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JoshuaBixby
MVP Esteemed Contributor

The line

HarvestThing = sys.argv[1]

is saying to take the first command line argument and pass it to HarvestThing.  Since you are importing the module and not calling it from the command line with arguments, you are getting an IndexError.

ZacharyHart
Regular Contributor

ok, that makes way more sense and I had success using the python cmd prompt and supplying an arrangement. thanks so much!

So is there a way to run a script from the interactive python window, or is my solution more like creating a master module that just calls up a bunch of my other single-purpose modules?  Let me try to explain what I'm hoping to achieve. Often while working along in Pro (although I could be doing the same in Jupyter Lab I guess) I want to pull some info for a given client or property. So each module might have a single function that generates a report. Rather than run each module, I want to run all of them in one script/master module. The only argument that needs to be passed to each module is like a client identifier so this should be pretty straightforward. I'd prefer to not have to jump out to the python command prompt but also don't want the overhead of rolling these up into a script tool in a Pro toolbox.

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JoshuaBixby
MVP Esteemed Contributor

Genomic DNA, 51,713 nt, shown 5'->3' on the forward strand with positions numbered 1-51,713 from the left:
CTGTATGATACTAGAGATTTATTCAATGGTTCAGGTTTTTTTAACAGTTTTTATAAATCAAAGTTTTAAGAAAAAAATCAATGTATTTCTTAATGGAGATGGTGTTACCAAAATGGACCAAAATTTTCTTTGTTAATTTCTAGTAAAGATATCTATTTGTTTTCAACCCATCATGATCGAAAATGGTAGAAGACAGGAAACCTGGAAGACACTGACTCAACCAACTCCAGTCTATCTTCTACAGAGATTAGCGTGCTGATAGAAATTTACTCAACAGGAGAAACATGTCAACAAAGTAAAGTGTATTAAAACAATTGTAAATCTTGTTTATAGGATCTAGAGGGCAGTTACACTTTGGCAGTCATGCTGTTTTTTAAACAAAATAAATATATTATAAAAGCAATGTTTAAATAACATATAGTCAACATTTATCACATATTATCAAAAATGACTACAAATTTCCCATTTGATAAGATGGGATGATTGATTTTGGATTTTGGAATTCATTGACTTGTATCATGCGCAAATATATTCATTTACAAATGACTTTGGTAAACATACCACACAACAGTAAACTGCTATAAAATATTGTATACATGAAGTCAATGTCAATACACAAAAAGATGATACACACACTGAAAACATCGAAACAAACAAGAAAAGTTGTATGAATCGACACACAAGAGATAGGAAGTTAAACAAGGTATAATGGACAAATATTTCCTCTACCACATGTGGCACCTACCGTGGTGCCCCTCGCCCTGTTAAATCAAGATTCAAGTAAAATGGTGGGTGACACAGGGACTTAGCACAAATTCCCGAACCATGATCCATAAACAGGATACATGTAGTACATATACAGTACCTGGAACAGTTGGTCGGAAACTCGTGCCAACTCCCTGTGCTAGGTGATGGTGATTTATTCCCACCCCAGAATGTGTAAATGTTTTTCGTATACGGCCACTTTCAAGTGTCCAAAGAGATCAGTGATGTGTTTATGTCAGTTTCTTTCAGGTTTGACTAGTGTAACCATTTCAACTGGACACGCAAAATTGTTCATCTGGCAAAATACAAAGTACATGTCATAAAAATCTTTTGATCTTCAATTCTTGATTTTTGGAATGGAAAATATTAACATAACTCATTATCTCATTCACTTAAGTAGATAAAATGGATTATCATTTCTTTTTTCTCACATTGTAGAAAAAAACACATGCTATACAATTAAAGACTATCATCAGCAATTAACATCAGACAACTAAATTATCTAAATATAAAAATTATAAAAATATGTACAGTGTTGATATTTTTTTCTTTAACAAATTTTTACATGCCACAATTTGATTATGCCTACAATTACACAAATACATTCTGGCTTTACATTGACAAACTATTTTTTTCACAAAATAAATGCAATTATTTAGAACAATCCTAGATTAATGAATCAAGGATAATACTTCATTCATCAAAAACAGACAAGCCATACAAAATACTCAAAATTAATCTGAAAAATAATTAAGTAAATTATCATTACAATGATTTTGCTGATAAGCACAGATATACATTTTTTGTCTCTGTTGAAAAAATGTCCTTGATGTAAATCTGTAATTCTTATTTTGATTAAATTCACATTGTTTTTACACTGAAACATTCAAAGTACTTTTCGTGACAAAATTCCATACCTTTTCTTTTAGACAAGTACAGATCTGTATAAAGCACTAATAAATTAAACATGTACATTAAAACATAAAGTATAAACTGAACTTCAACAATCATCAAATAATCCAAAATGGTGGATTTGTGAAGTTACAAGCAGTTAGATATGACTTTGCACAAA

ZacharyHart
Regular Contributor

Got pulled back to project work. This is all very helpful. As I start to wrap my head around this more I'm understanding a bit better the need for modularity and organization...it's just applying that which is still the challenge for me.

Based on everything I've read in this thread, so far it seems like what will benefit me the most in this situation is to organize several related functions into one module. I can then call them up as needed.

Thanks so much to everyone!

EDIT: I recently saw this article in my inbox regarding building command line interfaces with Python if anyone is interested.

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JoeBorgione
MVP Esteemed Contributor

If I understand it correctly, you want to call a script from another, passing variables set up in the first script?  If so, here is the basic template with which to do so.

# -*- coding: utf-8 -*-
"""
Created on Thu May 16 14:20:43 2019
@author: JBorgione
save  this as script1.py
"""
var1 = 'A'
var2 = 'B'
var3 = 'C'

import Script2‍‍‍‍‍‍‍‍‍‍‍‍‍‍‍‍‍‍‍‍‍‍‍‍‍‍‍‍‍‍

# -*- coding: utf-8 -*-
"""
Created on Thu May 16 14:31:01 2019
@author: JBorgione
script2.py  is called from script1.py
""" 
from __main__ import *

def main(): 
    print(var3) 
    print(var2) 
    print(var1) 

if __name__ == 'Script2': 
    main() ‍‍‍‍‍‍‍‍‍‍‍‍‍‍‍‍‍‍‍‍‍‍‍‍‍‍‍‍‍‍‍

It's my understanding that when you call a second script from a first script, __name__ = main in the first script but not in the second script:  __name__ = the script name itself (sans .py extension) and both of them need to be in the same directory.

See a post of mine earlier this spring which directs you to this site

That should just about do it....
ZacharyHart
Regular Contributor

It's my understanding that when you call a second script from a first script, __name__ = main in the first script but not in the second script:  __name__ = the script name itself (sans .py extension) and both of them need to be in the same directory.

This right here is something I really need to get my head around! I keep getting confused on this.